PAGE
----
Vincenzo Nibali (Bahrain-Merida) returns to the Tour de France with the memories of last year’s crash on L’Alpe d’Huez and fractured vertebrae still fresh in his mind, but the huge cheer from the crowd at Thursday’s teams presentation in Brussels, along with the emotions of returning to Belgium, made him happy to be back.
"Last year’s crash on L’Alpe d’Huez was still in my mind and so I hadn’t realised this was my eighth Tour, but the huge cheer I got during the teams presentation made me realise that it’s great to be at the Tour. The cheer means everyone expects something from me," Nibali explained after being on stage in central Brussels.
Nibali is the most successful Grand Tour rider in this year’s Tour de France, having won all three Grand Tours and the Tour de France in 2014. Yet, after targeting the Giro d’Italia this year and finishing second behind Richard Carapaz, he is playing down expectations for the next three weeks.
"I’m stuck between a rock and hard place,” he explained.
"My fear is that if I ride for the GC, I’ll be okay at the start of the Tour but then I might fade in the third week. I might do okay in the GC but then be unable to win a stage. Sometimes it’s better to focus on one thing. A stage win at the Tour de France is a big deal - two or three even more so."
Nibali revealed he is ready to sit up and lose 30 minutes in the overall classification so he can have the freedom to go into attacks, without worrying the real overall contenders. Stage 6 to La Planche des Belles Filles and the steep finish will reveal Nibali’s form and his eventual goals.
"I’ll understand my form and my potential at the Tour as the road goes by. La Planche des Belles Filles is a hard finish and will make things very clear," Nibali explained.
"After targeting the Giro d’Italia and hardly racing in recent weeks, I don’t know just how good I am. My coach Paolo Slongo might be more convinced about my form than I am but he looks at the numbers - I listen to my body and my sensations. We’ll see what happens."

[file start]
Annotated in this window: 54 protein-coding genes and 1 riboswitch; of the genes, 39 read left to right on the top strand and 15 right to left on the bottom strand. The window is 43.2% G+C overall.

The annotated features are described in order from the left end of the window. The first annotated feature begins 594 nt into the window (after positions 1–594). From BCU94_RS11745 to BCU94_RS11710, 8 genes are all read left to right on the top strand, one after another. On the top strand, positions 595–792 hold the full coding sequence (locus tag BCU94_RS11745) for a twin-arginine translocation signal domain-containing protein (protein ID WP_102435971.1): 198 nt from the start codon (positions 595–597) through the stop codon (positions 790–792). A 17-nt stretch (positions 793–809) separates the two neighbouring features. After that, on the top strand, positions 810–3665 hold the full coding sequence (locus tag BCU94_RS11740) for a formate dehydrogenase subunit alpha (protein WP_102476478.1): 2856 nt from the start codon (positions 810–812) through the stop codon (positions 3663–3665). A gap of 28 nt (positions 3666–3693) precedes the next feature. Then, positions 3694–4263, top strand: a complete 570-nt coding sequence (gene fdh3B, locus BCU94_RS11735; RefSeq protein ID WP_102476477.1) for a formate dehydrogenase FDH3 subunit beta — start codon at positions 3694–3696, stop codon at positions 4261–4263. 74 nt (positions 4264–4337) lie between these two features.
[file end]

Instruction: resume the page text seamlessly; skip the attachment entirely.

'Really sorry' about Froome’s crash
Movistar manager Eusebio Unzué suggested that the Tour de France without Chris Froome - who sustained serious injuries in a crash at the Critérium du Daupiné - is like a flock of sheep without a shepherd. Nibali agrees, and doubts that Egan Bernal can step up and handle the pressure of leadership in the Tour de France.
"I was really sorry about Froome's crash. Chris is a fellow rider but is also a father and husband, like all of us, so you can’t not be affected by his crash. But he’s got the determination to fight back. I’m sure he’ll make a full recovery.
"The Tour will be very different with out Chris. Bernal is strong but also very young, so we’ll have to see how he handles the pressure for 21 days. Fuglsang is the outsider, he’s having a perfect season. Bardet and Pinot look ready too and Urán is always at his best."
Nibali lined up on stage at the teams presentation with his Bahrain-Merida teammates. He has Rohan Dennis to power the squad in Sunday’s team time trial, with Damiano Caruso to help him in the mountains. Matej Mohoric, Dylan Teuns and Sonny Colbrelli will also have the freedom to target stages.
Nibali is the Bahrain-Merida figurehead but in less than a month he is expected to reveal he will ride for Trek-Segafredo in 2020. The Segafredo owner Massimo Zanetti has already confirmed Nibali’s arrival but Nibali is staying loyal to his current employer during the Tour de France.
"We’ve got to wait a little bit longer, a month or so, before we can talk about the future," he concluded.